The country of Bangladesh is one that is dominated by water, with much of the nation lying at a very low altitude, and with a series of Himalayan rivers flowing through the country into the Bay of Bengal. The country itself has a varied history having changed hands a number of times between a variety of Empires, before its current borders were established in 1947 as East Pakistan, but the country gained liberation and independence in 1971. This varied history as a part of other nations has left a number of historical sites in the country, but many important historical areas have been lost due to the annual floods and cyclones that hit the country.
Somapura Grand Monastery
Dating from the eighth or ninth centuries, the Somapura Grand Monastery is one of the most important sites in Bangladesh, and would have been a part of a greater network of monasteries across the region. The site is made up of a large central shrine and would have been surrounded by a large number of cells for the monks to stay in. The inscriptions around the Monastery do date the monastery to the Pala Dynasty, and according to Tibetan records it was one of the five great monasteries and centers of Buddhist learning at the time.
Today the cells around the monastery are little more than ruins, but the large central shrine has been significantly excavated and lovingly restored, with many of the carvings exposed. Its importance in the greater Buddhist culture has led to the Somapura Monastery being recognized by UNESCO as a world heritage site.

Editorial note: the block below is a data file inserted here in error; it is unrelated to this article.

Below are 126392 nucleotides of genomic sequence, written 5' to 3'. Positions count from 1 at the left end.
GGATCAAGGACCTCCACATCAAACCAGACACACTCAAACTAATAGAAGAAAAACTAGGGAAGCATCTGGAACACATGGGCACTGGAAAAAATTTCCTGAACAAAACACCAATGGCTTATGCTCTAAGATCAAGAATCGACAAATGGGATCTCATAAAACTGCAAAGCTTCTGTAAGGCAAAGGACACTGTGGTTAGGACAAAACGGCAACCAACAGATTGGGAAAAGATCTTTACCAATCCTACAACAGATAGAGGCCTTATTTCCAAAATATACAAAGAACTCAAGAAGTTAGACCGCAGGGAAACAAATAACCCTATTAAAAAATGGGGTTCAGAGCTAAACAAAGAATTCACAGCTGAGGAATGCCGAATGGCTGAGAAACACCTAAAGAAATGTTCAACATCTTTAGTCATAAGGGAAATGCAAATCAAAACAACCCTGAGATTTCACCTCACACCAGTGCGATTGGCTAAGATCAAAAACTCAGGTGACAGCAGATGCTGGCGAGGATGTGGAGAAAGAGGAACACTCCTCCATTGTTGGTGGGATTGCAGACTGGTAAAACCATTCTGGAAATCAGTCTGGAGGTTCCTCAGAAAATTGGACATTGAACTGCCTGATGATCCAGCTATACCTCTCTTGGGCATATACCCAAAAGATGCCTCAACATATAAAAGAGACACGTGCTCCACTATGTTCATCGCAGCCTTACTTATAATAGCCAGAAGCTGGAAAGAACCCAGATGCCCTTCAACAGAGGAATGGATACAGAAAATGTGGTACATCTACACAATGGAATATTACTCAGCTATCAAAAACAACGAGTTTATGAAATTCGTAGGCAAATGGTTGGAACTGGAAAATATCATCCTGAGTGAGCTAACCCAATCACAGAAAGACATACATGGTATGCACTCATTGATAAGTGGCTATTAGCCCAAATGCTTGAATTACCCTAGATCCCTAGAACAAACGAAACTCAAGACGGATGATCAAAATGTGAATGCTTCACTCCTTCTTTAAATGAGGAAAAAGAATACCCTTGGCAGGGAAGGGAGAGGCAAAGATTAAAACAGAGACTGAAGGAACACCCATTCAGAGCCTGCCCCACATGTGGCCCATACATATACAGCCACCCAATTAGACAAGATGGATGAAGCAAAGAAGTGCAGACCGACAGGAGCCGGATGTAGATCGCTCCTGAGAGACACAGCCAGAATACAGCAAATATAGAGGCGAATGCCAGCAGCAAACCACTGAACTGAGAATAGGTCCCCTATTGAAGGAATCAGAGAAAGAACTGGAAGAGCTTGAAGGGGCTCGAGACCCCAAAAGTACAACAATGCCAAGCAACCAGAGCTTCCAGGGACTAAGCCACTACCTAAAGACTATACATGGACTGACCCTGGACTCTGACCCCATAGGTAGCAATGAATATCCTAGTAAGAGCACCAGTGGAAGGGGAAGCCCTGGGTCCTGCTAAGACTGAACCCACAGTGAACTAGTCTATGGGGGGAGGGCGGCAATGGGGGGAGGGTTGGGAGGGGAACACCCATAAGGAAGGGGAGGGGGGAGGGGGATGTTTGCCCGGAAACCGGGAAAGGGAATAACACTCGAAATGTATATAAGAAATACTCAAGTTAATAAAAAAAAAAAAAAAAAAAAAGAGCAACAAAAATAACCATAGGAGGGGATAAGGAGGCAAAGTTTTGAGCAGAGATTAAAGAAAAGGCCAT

Sixty Dome Mosque
The Sixty Dome Mosque lies in the district of Bagherat, and is one of the most important Islamic sites to be found in Bangladesh, dating from the fifteenth century. The mosque is formed of four circular towers at the four corners of the building, with the large number of domes making up the roof. The building itself actually has seventy seven domes, but it is believed the name may have originally been the Mosque of Sixty Pillars, which is an accurate description of the building.
The thick walls and the towers at each corner of the building may have been a sign that the mosque was built by a military man, and was one of the first Muslim outposts in the area.
This elaborate palace was the seat of the ruling family during the nineteenth and the start of the twentieth century, and is typical of Bangladeshi building as it lies on a raised platform. This is to deal with the potential flooding that can happen from the nearby BurigangaRiver, and also to provide a more prominent position.
Today Ahsan Manzil has been fully restored and is now home to the BangladeshNationalMuseum, and shows off the beautiful building along with many exhibitions tracing the history of this fledgling country.
This archaeological site is believed to be the oldest example of a settlement in Bangladesh, which has been dated to at least the third century BC, although many historians believe it is significantly older. This ancient city was the capital of Pundravardhana, and the citadel was at the very centre of the site. A number of discoveries including terracotta tiles, sculptures, pottery and coins have all been found in the excavations of the site.
Although there have been a number of mounds excavated on this archaeological site, there are many that are yet to be explored.
This fort dates from the seventeenth century, and is notable as it was never finished by Prince Muhammad Azam Shah who commissioned the building. The daughter of the successor to Prince Shah died at the site, and her tomb is to be found on this site. It is believed that he then abandoned building feeling that the site brought poor fortune.
Today the fort itself is a popular visitors site, and there is also the ornate tomb of Para Bibi is another of the features that attract people to the area. There is also a mosque and the ruins of the fortifications that were built around the fort itself.